FDA approves vaccine for shingles for seniors

The vaccine is not a cure or treatment for shingles.
PHILADELPHIA -- With a potential market of millions of aging Baby Boomers, Merck & amp; Co. Inc. won federal approval Friday to market the first shingles vaccine to people 60 and older.
Shingles is the recurrence of the chickenpox virus in adults, mostly elderly, and causes roughly 1 million new cases a year of blistering rashes and pain that can persist for weeks or years.
The Food and Drug Administration approved the vaccine, which will be marketed under the brand name Zostavax, on Friday.
Zostavax, to be manufactured at Merck's suburban Philadelphia complex, is an injected adult version of Merck's chickenpox vaccine and has been shown to prevent roughly half the outbreaks. Among people who get shingles despite being vaccinated, it can reduce its severity, Merck said in a statement.
Zostavax is not a treatment or a cure. It works by boosting the immune system's ability to suppress the virus in nerve roots but does not eliminate it, Merck said. Its most frequent side effect is soreness at the injection site.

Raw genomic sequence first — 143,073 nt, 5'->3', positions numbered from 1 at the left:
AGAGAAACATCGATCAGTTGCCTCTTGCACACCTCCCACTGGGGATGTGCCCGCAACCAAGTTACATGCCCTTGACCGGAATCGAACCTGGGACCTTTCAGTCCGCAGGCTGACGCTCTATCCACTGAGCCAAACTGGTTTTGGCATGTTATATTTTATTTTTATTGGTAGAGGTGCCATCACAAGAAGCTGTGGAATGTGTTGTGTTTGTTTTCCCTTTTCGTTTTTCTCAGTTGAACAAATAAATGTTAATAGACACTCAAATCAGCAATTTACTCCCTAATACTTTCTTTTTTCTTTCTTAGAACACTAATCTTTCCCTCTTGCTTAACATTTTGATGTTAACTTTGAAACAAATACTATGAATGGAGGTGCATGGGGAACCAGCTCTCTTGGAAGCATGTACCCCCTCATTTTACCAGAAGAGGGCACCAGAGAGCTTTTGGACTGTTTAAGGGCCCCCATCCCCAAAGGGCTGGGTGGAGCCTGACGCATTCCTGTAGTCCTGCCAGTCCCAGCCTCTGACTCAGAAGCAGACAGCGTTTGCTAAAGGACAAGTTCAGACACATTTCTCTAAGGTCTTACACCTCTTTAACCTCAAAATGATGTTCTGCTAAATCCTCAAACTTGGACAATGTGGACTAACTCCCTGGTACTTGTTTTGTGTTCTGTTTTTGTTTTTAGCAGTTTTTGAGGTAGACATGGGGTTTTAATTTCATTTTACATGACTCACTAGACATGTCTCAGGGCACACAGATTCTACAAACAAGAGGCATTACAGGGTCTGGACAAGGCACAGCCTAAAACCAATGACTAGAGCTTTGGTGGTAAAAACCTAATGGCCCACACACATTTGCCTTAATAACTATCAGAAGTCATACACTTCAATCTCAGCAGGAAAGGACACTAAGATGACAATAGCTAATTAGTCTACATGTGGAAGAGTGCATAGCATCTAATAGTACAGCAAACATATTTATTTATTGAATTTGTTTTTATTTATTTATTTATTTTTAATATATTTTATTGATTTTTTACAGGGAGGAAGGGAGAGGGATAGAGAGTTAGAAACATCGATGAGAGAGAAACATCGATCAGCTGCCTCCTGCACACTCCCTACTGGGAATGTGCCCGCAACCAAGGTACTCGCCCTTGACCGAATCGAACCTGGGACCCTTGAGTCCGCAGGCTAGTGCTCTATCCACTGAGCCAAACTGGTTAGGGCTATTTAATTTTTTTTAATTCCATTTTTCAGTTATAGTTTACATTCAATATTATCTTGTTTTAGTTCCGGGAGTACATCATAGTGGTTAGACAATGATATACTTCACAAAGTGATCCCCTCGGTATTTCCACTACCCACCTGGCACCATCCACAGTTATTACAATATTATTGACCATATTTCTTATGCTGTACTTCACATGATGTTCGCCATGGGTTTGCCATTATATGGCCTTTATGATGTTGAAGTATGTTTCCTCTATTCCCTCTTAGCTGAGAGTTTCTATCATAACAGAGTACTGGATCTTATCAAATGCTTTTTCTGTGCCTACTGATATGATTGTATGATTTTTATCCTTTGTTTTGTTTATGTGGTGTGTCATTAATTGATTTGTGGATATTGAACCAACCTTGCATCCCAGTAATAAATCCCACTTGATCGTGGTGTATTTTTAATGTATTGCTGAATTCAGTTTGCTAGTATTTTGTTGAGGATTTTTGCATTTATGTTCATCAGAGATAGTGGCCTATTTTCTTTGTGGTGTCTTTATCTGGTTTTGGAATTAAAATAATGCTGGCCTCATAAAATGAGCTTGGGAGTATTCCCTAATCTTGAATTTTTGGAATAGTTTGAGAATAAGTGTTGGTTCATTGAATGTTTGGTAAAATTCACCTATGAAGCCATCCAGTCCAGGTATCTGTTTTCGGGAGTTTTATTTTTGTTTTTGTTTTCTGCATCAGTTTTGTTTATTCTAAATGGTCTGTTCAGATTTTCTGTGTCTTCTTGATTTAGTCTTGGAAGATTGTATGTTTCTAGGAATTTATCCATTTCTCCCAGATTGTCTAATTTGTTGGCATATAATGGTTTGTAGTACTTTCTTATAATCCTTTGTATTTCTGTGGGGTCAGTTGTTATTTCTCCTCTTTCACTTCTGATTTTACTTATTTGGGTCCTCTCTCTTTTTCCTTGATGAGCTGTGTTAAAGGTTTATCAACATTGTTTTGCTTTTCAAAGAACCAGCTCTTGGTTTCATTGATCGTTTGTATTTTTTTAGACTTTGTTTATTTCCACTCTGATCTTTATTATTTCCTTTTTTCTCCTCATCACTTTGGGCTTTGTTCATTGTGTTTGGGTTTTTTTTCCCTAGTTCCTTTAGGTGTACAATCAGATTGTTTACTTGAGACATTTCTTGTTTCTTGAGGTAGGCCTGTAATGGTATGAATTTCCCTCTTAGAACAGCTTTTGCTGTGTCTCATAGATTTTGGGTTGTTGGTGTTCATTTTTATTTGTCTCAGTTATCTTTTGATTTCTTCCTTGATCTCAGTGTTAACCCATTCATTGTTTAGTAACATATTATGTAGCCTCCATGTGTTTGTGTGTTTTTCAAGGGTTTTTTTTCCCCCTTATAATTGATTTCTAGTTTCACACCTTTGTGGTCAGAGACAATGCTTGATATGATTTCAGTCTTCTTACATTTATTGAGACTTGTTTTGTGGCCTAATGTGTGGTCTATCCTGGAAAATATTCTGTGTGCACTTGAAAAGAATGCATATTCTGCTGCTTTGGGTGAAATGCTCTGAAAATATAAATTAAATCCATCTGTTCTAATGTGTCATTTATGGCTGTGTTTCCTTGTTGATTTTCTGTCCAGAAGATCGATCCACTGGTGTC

Needed boost
For Merck, which is struggling to recover from the recall of its blockbuster pain pill Vioxx, the approval was a needed boost. The company, based in Whitehouse Station, N.J., is staking its rebirth partly on vaccines such as Zostavax and Gardasil, its cervical cancer vaccine awaiting FDA approval. Shares of Merck closed Friday at $34.56, up 17 cents.
Zostavax's potential market is large. Merck said more than 90 percent of adults carry the chickenpox virus, or roughly 41 million Americans in the over-60 group approved for treatment, according to census figures.
Barbara Ryan, a pharmaceutical analyst at Deutsche Bank Equity Research, in a note to investors called Zostavax "a meaningful revenue contributor" to Merck with potential worldwide revenues of $650 million by 2009.
Merck said it will price a single dose initially at between $145 and $155. Addressing the possibility that some elderly people may have trouble paying that price, Merck also Friday announced a new charity program to provide its vaccines free to low-income uninsured people. The company already operates other patient assistance programs to provide free medications to uninsured people.
It said the program will begin providing Zostavax in the third quarter this year. The program also will provide other Merck vaccines to uninsured people, it said.
Effect on another company
Another Philadelphia-area company has a big interest in Merck's vaccine. Endo Pharmaceuticals Holdings Inc., of Chadds Ford, Pa., produces a prescription pain patch for shingles, Lidoderm, sales of which may be reduced over time if there are fewer people with shingles.

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